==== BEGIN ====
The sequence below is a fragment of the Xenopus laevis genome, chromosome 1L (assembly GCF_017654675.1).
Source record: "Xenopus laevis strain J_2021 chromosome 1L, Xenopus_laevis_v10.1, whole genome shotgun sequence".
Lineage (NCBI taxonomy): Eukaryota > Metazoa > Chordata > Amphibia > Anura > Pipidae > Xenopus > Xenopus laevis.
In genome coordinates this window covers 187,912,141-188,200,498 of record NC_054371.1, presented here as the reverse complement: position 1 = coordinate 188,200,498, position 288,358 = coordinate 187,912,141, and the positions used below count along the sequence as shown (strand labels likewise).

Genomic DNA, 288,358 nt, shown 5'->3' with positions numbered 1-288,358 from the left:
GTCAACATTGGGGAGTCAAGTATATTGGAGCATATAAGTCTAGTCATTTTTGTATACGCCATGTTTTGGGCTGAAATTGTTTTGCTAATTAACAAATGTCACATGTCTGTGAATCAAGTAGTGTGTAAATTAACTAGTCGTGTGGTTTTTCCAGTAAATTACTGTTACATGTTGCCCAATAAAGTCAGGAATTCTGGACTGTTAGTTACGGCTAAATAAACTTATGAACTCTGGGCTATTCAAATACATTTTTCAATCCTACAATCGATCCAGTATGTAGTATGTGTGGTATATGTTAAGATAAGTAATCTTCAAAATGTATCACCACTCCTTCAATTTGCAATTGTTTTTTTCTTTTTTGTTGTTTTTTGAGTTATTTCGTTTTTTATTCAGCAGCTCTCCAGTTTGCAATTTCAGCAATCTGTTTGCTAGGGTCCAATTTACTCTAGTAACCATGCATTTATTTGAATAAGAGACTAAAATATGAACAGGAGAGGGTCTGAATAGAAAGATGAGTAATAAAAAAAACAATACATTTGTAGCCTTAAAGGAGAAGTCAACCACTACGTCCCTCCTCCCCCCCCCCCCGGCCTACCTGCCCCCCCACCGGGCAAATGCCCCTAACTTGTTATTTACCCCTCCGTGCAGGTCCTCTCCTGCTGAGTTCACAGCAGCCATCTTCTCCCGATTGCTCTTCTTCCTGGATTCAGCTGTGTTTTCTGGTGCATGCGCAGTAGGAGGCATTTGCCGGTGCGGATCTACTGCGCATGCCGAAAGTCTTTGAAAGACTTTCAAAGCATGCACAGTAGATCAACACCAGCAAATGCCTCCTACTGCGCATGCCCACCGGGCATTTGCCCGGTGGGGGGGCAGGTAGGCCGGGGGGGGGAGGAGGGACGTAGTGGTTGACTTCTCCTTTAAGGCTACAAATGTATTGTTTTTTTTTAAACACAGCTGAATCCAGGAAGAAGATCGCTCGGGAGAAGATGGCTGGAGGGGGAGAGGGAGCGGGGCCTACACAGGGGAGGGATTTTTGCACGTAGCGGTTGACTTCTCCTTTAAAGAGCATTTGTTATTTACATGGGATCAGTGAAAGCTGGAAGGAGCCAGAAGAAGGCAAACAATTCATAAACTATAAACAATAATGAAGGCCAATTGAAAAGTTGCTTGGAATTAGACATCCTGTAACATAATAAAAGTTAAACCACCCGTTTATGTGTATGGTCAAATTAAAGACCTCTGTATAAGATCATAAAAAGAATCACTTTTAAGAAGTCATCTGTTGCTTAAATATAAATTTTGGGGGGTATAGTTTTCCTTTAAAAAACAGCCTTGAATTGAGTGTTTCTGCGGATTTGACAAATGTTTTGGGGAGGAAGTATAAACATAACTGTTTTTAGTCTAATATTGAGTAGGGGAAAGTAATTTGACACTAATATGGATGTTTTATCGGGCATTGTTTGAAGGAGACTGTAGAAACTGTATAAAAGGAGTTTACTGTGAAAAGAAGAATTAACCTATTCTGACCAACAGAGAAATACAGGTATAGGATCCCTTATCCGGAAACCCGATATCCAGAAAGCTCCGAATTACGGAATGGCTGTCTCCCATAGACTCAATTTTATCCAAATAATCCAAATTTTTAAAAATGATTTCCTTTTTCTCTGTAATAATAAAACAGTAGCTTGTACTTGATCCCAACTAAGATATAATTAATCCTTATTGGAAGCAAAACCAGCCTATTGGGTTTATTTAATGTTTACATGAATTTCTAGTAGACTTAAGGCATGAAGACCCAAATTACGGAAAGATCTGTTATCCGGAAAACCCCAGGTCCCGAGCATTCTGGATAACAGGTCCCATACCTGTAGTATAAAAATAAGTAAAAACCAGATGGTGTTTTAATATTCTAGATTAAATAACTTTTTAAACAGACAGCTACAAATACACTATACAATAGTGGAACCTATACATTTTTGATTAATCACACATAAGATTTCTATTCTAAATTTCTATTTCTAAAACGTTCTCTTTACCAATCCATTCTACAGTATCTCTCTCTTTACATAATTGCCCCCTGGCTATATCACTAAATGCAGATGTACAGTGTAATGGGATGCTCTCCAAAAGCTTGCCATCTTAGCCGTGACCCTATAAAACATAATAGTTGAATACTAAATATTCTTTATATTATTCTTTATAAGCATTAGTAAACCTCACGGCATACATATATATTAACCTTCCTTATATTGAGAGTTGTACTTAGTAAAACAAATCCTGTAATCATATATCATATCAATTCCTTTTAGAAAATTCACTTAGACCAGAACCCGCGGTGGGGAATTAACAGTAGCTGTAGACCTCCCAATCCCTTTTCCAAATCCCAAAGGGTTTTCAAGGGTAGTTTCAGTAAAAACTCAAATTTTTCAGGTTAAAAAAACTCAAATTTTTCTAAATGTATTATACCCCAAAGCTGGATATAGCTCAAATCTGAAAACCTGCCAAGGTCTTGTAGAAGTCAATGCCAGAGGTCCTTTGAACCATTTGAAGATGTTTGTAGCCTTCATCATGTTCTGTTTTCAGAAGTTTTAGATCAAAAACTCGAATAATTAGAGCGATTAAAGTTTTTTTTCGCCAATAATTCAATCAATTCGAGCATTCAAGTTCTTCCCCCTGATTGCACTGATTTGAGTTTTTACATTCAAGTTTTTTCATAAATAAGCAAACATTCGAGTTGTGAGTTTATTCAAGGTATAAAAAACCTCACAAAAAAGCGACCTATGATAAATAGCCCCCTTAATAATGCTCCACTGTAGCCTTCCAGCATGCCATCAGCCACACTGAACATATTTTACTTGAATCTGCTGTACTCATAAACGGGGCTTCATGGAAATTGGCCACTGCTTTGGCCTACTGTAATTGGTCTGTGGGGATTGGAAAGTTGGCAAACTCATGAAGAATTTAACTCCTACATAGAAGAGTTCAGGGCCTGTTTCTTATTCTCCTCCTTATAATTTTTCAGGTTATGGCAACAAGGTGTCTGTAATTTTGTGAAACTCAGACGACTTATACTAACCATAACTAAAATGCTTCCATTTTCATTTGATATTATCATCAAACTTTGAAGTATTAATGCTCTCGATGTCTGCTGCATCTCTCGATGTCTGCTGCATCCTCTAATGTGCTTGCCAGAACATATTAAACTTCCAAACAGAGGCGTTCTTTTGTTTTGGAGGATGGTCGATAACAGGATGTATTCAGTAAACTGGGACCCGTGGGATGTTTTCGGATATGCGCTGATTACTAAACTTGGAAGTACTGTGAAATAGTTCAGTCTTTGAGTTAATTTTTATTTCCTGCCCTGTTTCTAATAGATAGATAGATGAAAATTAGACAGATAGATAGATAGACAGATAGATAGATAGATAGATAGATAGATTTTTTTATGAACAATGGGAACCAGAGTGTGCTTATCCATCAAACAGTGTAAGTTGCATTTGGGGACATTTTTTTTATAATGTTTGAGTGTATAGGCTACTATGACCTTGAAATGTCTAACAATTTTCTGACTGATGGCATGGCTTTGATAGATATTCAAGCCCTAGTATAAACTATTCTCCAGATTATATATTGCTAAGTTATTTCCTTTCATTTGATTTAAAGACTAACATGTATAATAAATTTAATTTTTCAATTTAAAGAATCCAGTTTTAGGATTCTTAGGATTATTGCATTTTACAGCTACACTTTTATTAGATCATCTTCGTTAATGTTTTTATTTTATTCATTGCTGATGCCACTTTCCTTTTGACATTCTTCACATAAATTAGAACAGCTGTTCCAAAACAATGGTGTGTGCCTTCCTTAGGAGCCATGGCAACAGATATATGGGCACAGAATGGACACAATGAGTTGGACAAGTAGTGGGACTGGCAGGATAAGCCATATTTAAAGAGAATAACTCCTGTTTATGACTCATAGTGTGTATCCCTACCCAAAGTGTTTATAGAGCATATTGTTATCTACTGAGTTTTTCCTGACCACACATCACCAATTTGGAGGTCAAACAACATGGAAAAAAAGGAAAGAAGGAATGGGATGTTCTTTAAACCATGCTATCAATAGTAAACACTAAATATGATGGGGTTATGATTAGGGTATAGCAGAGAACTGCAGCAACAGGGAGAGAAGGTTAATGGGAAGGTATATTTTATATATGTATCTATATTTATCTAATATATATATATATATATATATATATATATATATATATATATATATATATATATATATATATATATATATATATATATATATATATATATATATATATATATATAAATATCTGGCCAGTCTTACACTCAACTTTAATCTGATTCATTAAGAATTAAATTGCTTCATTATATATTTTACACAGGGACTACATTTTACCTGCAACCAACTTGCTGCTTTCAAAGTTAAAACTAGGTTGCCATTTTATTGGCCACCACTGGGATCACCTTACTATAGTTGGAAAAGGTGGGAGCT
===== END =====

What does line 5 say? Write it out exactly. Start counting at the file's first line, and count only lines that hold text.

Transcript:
Genomic DNA, 288,358 nt, shown 5'->3' with positions numbered 1-288,358 from the left: